Mid/side processing is a different way of processing two audio channels. Most processors modify a stereo sound by applying the same modification to the right and left channel simultaneously. Some processors can have different settings for the right and left channels. Mid/side processors, however, work on the ‘mid’ and ‘side’ channel instead of left and right.
Two-channel stereo (left/right) audio can be transformed into two channel mid/side (and back to stereo) without damaging the audio. It’s a completely transparent (and reversible) process.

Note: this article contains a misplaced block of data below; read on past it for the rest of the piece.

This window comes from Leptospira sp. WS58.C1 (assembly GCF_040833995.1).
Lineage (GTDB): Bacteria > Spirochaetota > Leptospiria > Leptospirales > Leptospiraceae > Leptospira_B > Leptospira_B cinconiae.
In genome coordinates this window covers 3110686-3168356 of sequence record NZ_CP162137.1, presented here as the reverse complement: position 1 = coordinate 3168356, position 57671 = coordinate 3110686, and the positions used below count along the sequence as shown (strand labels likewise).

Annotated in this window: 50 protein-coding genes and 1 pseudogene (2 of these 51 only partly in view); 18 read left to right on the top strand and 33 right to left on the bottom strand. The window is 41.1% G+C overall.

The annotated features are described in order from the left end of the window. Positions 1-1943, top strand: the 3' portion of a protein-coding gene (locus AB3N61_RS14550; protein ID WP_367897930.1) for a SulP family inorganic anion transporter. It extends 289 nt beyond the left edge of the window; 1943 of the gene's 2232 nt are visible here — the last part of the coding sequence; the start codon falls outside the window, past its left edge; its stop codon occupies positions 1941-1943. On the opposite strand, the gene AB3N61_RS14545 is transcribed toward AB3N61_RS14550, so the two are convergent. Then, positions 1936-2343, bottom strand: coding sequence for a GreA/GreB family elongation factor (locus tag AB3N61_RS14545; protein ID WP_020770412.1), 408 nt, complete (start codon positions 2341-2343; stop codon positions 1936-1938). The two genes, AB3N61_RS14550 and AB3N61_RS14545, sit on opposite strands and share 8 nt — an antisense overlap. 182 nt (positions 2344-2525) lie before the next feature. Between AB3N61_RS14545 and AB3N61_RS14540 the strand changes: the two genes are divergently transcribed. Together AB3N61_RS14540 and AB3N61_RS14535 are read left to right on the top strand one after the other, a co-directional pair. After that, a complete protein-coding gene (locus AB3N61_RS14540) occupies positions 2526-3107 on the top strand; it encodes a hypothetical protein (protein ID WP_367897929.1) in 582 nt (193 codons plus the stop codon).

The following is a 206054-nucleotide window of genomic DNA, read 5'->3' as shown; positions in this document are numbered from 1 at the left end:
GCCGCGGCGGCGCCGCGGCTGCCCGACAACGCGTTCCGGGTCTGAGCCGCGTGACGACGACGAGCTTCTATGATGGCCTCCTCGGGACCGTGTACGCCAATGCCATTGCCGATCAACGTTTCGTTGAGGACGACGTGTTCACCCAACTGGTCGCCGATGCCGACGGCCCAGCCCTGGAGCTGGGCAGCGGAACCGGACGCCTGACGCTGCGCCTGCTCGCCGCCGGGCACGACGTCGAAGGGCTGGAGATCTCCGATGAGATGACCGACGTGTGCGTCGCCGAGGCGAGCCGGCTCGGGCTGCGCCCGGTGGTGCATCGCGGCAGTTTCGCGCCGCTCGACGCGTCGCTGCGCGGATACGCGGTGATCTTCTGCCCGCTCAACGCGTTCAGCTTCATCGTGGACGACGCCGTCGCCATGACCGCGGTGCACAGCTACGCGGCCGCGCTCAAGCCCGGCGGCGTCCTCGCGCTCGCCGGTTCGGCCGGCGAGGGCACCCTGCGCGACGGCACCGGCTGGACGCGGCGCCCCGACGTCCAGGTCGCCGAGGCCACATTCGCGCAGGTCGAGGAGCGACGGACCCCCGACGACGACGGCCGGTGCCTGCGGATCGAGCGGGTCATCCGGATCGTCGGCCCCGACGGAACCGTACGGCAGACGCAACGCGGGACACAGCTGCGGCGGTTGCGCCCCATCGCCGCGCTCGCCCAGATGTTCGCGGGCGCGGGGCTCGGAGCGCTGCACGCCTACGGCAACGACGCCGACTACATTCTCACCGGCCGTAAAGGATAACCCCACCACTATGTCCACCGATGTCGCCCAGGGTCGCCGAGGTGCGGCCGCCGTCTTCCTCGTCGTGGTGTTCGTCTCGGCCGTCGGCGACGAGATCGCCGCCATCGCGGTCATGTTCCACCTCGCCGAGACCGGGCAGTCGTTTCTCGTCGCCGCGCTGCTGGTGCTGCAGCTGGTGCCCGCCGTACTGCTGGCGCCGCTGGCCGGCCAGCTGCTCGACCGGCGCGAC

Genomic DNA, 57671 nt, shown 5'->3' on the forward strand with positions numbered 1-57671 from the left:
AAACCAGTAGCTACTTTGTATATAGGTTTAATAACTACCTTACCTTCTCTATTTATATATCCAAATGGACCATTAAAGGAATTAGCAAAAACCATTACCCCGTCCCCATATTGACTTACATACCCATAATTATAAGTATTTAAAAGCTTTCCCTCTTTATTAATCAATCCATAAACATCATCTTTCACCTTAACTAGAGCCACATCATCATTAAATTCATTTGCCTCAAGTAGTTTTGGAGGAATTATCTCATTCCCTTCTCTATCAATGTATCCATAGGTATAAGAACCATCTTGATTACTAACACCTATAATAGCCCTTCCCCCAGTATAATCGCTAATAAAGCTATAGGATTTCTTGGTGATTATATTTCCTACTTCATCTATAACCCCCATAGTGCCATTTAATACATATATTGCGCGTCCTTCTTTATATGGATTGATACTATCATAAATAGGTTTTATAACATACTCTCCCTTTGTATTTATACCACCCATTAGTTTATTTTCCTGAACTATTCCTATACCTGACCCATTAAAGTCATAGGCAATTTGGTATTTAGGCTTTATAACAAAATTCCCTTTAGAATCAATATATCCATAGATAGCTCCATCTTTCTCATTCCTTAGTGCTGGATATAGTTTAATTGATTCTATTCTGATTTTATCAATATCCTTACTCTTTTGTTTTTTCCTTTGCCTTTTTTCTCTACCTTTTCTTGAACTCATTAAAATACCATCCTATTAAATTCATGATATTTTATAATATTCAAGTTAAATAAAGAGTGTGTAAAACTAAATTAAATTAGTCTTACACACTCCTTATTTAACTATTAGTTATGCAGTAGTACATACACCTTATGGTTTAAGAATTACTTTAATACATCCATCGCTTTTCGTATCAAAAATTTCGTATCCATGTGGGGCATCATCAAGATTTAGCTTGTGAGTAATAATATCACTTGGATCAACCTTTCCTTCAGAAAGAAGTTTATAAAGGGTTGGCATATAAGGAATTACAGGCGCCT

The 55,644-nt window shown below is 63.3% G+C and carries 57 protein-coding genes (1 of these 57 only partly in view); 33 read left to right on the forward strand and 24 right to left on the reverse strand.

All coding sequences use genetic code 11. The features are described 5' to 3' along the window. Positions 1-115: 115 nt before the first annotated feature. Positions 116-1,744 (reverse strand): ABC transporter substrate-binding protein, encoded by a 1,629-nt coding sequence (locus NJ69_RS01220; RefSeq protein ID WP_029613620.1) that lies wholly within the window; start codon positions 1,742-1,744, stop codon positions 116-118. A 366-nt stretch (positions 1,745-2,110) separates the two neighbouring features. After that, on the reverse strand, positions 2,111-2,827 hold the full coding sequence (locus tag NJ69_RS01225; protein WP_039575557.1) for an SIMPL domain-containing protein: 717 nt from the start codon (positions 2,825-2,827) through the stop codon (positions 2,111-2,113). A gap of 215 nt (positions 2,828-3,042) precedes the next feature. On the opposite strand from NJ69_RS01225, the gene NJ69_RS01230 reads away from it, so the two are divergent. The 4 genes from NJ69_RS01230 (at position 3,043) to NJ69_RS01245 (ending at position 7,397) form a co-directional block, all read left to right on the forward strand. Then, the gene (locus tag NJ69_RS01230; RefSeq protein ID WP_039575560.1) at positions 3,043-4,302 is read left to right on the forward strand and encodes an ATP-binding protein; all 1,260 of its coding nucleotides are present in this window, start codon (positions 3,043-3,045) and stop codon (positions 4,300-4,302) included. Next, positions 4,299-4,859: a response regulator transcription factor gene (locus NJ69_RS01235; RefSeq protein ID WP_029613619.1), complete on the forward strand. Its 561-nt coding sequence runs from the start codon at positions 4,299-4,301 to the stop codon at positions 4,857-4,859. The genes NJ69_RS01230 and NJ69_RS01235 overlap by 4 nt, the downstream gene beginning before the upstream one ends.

The mid channel contains all the audio that is common between the left and right channels. This includes mono sounds that are panned centre and the ‘central’ sound in stereo sounds. The side channel contains all the audio that is different between the left and right channels. This generally consists mainly of ambience (either natural room sound or artificial reverb) and any sounds that are hard-panned.
By adjusting the levels of the mid or side channels independently, the stereo width of the audio can be modified in a clean and natural way.
Interesting things happen when you start applying EQ adjustments to the mid and side channels independently. This allows the stereo width to be widened or narrowed (or even completely collapsed to mono) in different parts of the frequency spectrum. This is particularly useful for complex stereo audio, such as groups, the mix bus or mastering.
For some practical tips, see this post.